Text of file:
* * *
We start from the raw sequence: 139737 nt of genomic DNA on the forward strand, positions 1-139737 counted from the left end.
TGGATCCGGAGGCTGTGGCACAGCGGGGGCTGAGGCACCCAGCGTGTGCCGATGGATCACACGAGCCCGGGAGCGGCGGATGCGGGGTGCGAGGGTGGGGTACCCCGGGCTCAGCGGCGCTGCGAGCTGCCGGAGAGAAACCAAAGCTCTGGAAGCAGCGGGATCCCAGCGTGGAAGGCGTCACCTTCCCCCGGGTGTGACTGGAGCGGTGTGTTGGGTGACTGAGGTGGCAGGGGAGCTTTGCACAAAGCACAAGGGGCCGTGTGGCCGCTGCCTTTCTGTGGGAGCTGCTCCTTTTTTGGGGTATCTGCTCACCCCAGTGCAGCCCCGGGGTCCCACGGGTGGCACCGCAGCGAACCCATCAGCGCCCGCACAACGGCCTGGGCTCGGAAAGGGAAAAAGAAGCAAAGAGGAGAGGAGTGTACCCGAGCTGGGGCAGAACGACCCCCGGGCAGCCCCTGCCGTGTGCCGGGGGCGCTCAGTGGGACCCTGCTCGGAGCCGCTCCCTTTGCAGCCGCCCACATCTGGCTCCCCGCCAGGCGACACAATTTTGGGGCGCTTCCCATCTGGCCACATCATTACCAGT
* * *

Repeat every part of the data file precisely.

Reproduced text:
We start from the raw sequence: 139737 nt of genomic DNA on the forward strand, positions 1-139737 counted from the left end.
TGGATCCGGAGGCTGTGGCACAGCGGGGGCTGAGGCACCCAGCGTGTGCCGATGGATCACACGAGCCCGGGAGCGGCGGATGCGGGGTGCGAGGGTGGGGTACCCCGGGCTCAGCGGCGCTGCGAGCTGCCGGAGAGAAACCAAAGCTCTGGAAGCAGCGGGATCCCAGCGTGGAAGGCGTCACCTTCCCCCGGGTGTGACTGGAGCGGTGTGTTGGGTGACTGAGGTGGCAGGGGAGCTTTGCACAAAGCACAAGGGGCCGTGTGGCCGCTGCCTTTCTGTGGGAGCTGCTCCTTTTTTGGGGTATCTGCTCACCCCAGTGCAGCCCCGGGGTCCCACGGGTGGCACCGCAGCGAACCCATCAGCGCCCGCACAACGGCCTGGGCTCGGAAAGGGAAAAAGAAGCAAAGAGGAGAGGAGTGTACCCGAGCTGGGGCAGAACGACCCCCGGGCAGCCCCTGCCGTGTGCCGGGGGCGCTCAGTGGGACCCTGCTCGGAGCCGCTCCCTTTGCAGCCGCCCACATCTGGCTCCCCGCCAGGCGACACAATTTTGGGGCGCTTCCCATCTGGCCACATCATTACCAGT